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I wondered what statistical test to use in the following case:

  • one categorical factor/condition with three levels
  • one ordinal factor/condition with three levels
  • one numeric response variable
  • a small population of individuals (N = 20)
  • the individuals vary strongly with respect to the response variable
  • each individual was sampled under all possible combinations of the conditions
  • there could be interaction between the factors

Thus, the design looks as follows:

Design

Now, I want to test

  1. whether there are differences between treatments A, B, and C
  2. whether there are trends in factor 2

I thought about multiple paired t-tests, but perhaps there is a better solution?

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1 Answer 1

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Here is one way you can do this, which will allow you to make comparisons between any of the factor levels from one fitted model.

First I'll simulate some data that matches your design:

library(dplyr)
library(lme4)
library(emmeans)

set.seed(1)

d <- expand.grid(
  id = as.factor(1:20),
  f1 = as.factor(c(0,1,2)),
  f2 = as.factor(c(0,1,2))
)

design <- model.matrix(~ d$f1*d$f2 + d$id)

coefs <- c(c(0,0.25,0.35,0.45,0.55), rnorm(19, 0, 0.5), c(0.1, 0.25, 0.30, 0.4))

d$y <- as.numeric(design %*% coefs + rnorm(180, 0, 1))

d <- as_tibble(d)

The data is in long format, i.e., there are 9 rows per individual (one for each combination of factor1 and factor2).

Here are the first 10 rows:

# A tibble: 180 × 4
   id    f1    f2         y
   <fct> <fct> <fct>  <dbl>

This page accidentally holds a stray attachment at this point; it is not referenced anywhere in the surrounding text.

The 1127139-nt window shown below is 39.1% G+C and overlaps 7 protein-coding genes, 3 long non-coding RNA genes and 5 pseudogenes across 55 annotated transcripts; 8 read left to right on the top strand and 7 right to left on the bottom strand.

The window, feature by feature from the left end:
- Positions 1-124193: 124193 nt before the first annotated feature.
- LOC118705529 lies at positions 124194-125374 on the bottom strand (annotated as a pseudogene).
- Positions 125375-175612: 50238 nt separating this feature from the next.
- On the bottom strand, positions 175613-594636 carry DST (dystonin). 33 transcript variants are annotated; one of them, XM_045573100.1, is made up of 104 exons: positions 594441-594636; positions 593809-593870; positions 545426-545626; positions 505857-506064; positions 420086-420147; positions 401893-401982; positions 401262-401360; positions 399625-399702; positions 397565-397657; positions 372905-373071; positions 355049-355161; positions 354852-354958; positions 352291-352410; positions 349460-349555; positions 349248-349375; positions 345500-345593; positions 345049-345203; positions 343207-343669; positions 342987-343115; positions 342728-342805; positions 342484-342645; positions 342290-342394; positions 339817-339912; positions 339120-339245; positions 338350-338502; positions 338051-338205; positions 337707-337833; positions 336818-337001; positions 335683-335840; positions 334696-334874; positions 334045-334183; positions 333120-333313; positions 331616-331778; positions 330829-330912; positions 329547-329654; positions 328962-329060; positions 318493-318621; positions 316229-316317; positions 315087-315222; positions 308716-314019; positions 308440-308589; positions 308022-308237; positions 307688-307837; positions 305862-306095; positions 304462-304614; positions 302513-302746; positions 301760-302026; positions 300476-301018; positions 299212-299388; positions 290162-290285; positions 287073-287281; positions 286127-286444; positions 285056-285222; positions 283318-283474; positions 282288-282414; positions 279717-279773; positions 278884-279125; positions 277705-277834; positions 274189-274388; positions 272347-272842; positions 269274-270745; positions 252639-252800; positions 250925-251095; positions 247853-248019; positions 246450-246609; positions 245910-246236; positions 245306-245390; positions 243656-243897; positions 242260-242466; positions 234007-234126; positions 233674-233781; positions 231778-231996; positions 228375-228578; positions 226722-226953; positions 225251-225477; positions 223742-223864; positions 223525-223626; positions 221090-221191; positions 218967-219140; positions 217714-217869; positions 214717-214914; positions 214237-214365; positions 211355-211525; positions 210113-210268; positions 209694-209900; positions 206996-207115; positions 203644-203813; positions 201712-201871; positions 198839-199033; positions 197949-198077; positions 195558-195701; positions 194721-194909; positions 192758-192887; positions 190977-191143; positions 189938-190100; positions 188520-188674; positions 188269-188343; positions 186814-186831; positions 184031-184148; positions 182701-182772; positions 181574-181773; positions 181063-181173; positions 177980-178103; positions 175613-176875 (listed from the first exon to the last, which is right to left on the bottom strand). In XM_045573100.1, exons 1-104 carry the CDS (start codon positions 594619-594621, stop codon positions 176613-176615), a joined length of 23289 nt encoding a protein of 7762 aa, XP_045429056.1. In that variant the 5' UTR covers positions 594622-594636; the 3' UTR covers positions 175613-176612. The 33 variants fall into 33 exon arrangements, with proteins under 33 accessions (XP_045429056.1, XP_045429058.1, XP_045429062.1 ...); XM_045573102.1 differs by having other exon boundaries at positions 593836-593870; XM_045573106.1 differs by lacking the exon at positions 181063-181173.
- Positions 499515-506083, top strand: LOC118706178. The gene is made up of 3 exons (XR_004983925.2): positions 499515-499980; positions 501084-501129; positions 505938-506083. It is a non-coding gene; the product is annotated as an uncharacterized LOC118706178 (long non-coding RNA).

1 1     0     0      0.594
 2 1     0     1      1.37 
 3 1     0     2      1.33 
 4 1     1     0      0.325
 5 1     1     1     -1.19 
 6 1     1     2      1.72 
 7 1     2     0      0.294
 8 1     2     1      0.894
 9 1     2     2     -0.171
10 2     0     0     -0.791

Next fit a mixed effects model with a random intercept for individual:

m <- lmer(y ~ f1*f2 + (1 | id), data = d)

You can then estimate the mean value of the outcome for each combination of the factors:

m <- lmer(y ~ f1*f2 + (1 | id), data = d)

means <- emmeans(m, ~ c(f1, f2))

Which gives:

> means
f1 f2  emmean   SE  df lower.CL upper.CL
 0  0  -0.1288 0.25 162  -0.6220    0.364
 1  0   0.2108 0.25 162  -0.2824    0.704
 2  0   0.1238 0.25 162  -0.3693    0.617
 0  1   0.0759 0.25 162  -0.4173    0.569
 1  1   0.8786 0.25 162   0.3854    1.372
 2  1   1.0669 0.25 162   0.5737    1.560
 0  2   0.4245 0.25 162  -0.0687    0.918
 1  2   0.8619 0.25 162   0.3688    1.355
 2  2   1.4285 0.25 162   0.9353    1.922

Then, you can make any kind of contrast you like. E.g., the following compares every combination of factors against all other combinations (showing only the first few lines):

pairs(means)

contrast          estimate    SE  df t.ratio p.value
 f10 f20 - f11 f20  -0.3396 0.338 152  -1.003  0.9851
 f10 f20 - f12 f20  -0.2526 0.338 152  -0.746  0.9980
 f10 f20 - f10 f21  -0.2047 0.338 152  -0.605  0.9996
 f10 f20 - f11 f21  -1.0074 0.338 152  -2.977  0.0795

Alternatively, you can compare the levels of factor1, averaging over the levels of factor2 (which is inadvisable when interactions are present):

> emmeans(m, ~f1) |> pairs()
NOTE: Results may be misleading due to involvement in interactions
 contrast  estimate    SE  df t.ratio p.value
 f10 - f11   -0.527 0.195 152  -2.695  0.0213
 f10 - f12   -0.749 0.195 152  -3.834  0.0005
 f11 - f12   -0.223 0.195 152  -1.139  0.4915

Results are averaged over the levels of: f2 
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